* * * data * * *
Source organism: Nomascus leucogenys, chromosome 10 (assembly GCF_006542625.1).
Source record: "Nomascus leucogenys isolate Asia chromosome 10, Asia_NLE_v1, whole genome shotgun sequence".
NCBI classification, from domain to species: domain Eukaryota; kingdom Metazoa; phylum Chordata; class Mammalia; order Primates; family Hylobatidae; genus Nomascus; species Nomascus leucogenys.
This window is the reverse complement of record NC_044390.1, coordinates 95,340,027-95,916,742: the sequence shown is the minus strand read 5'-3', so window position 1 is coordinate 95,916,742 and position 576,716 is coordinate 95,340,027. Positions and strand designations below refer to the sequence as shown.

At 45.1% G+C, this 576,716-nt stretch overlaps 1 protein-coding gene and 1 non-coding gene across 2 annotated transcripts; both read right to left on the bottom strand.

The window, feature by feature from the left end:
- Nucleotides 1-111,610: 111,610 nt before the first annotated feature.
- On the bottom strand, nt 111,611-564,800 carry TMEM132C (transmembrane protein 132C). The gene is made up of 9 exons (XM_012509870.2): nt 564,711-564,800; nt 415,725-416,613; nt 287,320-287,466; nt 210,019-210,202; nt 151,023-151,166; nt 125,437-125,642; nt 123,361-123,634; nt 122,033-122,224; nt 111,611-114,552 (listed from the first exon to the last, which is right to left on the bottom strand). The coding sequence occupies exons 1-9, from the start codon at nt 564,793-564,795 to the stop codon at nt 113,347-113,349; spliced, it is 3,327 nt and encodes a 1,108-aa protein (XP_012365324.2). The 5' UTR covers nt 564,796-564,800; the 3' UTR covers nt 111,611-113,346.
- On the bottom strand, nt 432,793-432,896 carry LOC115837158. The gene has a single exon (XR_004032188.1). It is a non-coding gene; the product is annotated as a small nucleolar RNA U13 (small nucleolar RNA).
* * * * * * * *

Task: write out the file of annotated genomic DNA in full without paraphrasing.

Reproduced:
Source organism: Nomascus leucogenys, chromosome 10 (assembly GCF_006542625.1).
Source record: "Nomascus leucogenys isolate Asia chromosome 10, Asia_NLE_v1, whole genome shotgun sequence".
NCBI classification, from domain to species: domain Eukaryota; kingdom Metazoa; phylum Chordata; class Mammalia; order Primates; family Hylobatidae; genus Nomascus; species Nomascus leucogenys.
This window is the reverse complement of record NC_044390.1, coordinates 95,340,027-95,916,742: the sequence shown is the minus strand read 5'-3', so window position 1 is coordinate 95,916,742 and position 576,716 is coordinate 95,340,027. Positions and strand designations below refer to the sequence as shown.

At 45.1% G+C, this 576,716-nt stretch overlaps 1 protein-coding gene and 1 non-coding gene across 2 annotated transcripts; both read right to left on the bottom strand.

The window, feature by feature from the left end:
- Nucleotides 1-111,610: 111,610 nt before the first annotated feature.
- On the bottom strand, nt 111,611-564,800 carry TMEM132C (transmembrane protein 132C). The gene is made up of 9 exons (XM_012509870.2): nt 564,711-564,800; nt 415,725-416,613; nt 287,320-287,466; nt 210,019-210,202; nt 151,023-151,166; nt 125,437-125,642; nt 123,361-123,634; nt 122,033-122,224; nt 111,611-114,552 (listed from the first exon to the last, which is right to left on the bottom strand). The coding sequence occupies exons 1-9, from the start codon at nt 564,793-564,795 to the stop codon at nt 113,347-113,349; spliced, it is 3,327 nt and encodes a 1,108-aa protein (XP_012365324.2). The 5' UTR covers nt 564,796-564,800; the 3' UTR covers nt 111,611-113,346.
- On the bottom strand, nt 432,793-432,896 carry LOC115837158. The gene has a single exon (XR_004032188.1). It is a non-coding gene; the product is annotated as a small nucleolar RNA U13 (small nucleolar RNA).